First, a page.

Preparing for trade talk time

As most of you would be aware, Australia has recently signed two international trade agreements which will potentially have a significant impact on the Australian agricultural sector.

The information availble indicates that the Trans-Pacific Partnership Pact, whose signatories account for nearly 40% of global GDP, will reduce 98% of tariffs in TPP nations. 

The World Trade Organisation Agreement will result in the removal of an estimated $15 billion in subsidies worldwide. 

Two of Australia's major trading partners, the United States and the European Union, are responsible for more than 70% of these subsidies. 

The government has indicated these agreements are expected to increase Australia's agricultural exports; more grain to Japan, more beef to Mexico, more wine to Asia, to name a few.

However, some commentators remain unconvinced of the benefits of these agreements. 

The World Bank has suggested the TPP will only increase Australia's GDP by as little as 0.7% by 2030.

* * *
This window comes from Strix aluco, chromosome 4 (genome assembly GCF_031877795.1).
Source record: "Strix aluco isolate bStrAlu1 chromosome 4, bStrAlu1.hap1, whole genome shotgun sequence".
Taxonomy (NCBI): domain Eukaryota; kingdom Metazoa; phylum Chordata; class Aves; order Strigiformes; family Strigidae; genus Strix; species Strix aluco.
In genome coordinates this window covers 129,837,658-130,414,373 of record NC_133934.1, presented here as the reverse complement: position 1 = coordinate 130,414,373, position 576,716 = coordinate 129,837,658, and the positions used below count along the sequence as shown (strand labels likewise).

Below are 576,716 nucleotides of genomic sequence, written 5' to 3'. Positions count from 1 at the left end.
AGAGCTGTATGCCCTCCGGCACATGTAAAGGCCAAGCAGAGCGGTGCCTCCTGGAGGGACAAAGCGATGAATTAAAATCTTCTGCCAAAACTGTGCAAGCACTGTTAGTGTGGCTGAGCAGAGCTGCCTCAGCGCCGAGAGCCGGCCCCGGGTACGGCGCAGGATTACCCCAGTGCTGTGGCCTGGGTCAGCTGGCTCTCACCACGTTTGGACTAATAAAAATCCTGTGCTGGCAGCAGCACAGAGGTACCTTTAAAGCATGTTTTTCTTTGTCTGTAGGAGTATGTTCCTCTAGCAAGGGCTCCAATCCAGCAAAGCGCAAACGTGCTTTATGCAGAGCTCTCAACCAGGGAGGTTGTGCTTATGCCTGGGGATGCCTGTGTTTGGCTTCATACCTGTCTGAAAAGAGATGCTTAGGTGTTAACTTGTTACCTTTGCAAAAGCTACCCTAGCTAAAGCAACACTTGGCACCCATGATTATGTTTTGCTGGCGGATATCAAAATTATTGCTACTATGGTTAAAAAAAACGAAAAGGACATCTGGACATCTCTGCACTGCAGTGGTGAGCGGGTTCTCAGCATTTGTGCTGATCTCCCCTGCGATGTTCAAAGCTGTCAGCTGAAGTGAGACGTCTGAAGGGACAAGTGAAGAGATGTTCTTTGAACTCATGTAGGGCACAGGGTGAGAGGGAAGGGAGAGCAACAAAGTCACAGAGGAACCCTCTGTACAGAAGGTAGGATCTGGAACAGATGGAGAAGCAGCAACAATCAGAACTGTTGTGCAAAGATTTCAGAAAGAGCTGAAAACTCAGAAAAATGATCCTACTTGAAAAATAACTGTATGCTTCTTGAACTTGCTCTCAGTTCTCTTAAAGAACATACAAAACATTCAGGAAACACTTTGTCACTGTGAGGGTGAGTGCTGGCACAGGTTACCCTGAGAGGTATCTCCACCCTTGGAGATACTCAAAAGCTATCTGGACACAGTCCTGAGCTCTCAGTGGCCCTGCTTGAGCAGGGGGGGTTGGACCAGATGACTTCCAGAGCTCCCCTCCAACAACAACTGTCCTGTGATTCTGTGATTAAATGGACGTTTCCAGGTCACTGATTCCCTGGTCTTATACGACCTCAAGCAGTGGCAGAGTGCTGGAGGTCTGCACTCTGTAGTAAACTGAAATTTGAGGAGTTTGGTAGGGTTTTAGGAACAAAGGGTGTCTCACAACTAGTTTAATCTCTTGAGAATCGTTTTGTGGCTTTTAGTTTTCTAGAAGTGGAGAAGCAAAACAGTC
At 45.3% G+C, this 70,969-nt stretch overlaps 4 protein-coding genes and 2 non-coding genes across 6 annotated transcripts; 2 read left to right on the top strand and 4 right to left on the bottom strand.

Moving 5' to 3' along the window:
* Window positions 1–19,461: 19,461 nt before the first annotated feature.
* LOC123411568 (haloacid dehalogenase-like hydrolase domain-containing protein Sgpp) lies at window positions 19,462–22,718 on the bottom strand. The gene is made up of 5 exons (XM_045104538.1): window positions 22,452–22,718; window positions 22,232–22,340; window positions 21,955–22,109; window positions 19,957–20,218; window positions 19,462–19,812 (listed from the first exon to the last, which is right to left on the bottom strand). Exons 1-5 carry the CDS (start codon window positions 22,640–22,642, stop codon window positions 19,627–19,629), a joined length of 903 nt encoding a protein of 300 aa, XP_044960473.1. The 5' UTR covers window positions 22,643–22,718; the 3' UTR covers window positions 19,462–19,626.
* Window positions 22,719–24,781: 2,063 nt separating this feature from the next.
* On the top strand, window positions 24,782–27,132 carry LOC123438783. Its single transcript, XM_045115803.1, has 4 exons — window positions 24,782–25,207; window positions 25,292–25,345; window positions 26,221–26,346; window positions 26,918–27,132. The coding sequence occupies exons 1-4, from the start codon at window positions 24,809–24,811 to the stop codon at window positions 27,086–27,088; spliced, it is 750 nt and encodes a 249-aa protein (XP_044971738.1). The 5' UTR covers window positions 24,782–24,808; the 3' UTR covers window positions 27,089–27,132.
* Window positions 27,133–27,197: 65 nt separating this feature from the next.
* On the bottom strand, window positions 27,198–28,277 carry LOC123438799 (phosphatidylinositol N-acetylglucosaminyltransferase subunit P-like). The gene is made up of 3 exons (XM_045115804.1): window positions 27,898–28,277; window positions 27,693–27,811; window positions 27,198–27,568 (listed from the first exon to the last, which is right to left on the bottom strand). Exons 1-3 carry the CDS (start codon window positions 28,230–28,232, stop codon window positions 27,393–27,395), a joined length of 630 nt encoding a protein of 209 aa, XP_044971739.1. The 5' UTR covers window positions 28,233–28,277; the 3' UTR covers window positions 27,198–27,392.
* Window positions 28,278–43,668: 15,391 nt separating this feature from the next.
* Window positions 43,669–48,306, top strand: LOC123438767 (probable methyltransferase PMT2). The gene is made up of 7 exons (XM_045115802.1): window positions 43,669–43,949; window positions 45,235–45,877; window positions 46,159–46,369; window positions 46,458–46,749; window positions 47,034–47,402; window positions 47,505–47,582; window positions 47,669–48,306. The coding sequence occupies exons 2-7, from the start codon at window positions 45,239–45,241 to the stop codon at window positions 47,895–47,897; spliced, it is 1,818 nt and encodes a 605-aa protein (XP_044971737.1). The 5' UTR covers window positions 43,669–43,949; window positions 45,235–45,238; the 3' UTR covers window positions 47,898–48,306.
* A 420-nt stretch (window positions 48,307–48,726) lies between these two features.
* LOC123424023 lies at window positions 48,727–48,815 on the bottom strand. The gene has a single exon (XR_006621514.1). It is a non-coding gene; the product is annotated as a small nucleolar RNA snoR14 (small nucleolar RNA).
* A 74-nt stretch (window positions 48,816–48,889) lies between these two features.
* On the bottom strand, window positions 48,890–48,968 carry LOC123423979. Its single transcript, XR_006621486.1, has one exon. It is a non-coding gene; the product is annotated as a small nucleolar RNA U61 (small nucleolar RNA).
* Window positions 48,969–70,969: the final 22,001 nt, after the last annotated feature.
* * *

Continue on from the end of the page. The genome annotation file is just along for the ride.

Whatever the ultimate effect, it will be important for those in the agricultural sector to make sure they are considering the ways in which these trade agreements might impact on them. 

For example, if goods are to be supplied direct to overseas markets, it is important that you ensure appropriate contracts are in place. 

Among the range of issues that will need to be dealt with in any contracts, it will be important to include terms on how you are to be paid, what guarantees are in place regarding payment, whether SA/Australian laws are to apply and, if there is a dispute, whether the dispute is to be dealt with in SA or elsewhere.

Failing to look at these issues could mean you end up losing, rahter than benefiting, from these trade agreements. 

By Anthony Kelly, Partner

This article was originally published in The Stock Journal on Thursday 12 May 2016. 

Practice Area: Farm Law , Corporate, Commercial & Business

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